Wednesday, February 20, 2013

Rome's Fall

Rome's rise to her preeminent place of power, a place she kept long enough to impact the course of human history, was in no small part achieved by her almost invincible armies. The Legions, backed by auxiliaries proved an amazingly efficient military machine. These were fleshed out by citizens required to serve and by a very small, ruthless government (willing to plunder the wealth of nations to feed itself).

Later the administrative costs of the Empire grew to outrageous proportions, requiring 20 times the cost of the early Empire (though no appreciable increase in size). To save money the Romans debased their currency and cut the number of men in the Legions. Though on paper the Roman army was as great as it ever was, in reality it was half the size. This ruined the unit integrity and the entire tactical reason for the legions. Thus, in battle they began to fail and were forced to rely upon an ever greater number of mercenaries and barbarian Kings to defend their borders.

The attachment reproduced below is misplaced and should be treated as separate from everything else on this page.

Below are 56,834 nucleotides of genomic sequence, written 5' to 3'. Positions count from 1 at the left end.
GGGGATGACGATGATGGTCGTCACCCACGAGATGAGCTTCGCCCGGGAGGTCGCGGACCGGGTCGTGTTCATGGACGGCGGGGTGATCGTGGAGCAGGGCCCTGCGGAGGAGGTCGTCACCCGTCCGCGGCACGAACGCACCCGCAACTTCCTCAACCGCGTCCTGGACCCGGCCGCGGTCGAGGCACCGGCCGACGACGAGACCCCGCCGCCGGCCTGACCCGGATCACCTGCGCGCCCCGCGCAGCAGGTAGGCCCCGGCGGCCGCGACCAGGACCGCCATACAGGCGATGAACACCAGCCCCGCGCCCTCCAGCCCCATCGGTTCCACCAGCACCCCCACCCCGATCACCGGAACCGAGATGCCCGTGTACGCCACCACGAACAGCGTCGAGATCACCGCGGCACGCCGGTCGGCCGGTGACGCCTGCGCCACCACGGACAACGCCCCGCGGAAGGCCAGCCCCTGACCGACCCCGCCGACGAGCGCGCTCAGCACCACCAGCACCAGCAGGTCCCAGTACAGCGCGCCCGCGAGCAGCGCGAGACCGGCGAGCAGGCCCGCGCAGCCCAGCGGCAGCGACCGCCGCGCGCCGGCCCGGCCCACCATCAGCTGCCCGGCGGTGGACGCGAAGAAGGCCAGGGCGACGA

Eventually those Kings realized that the Romans were a shadow and thus an Empire fell.

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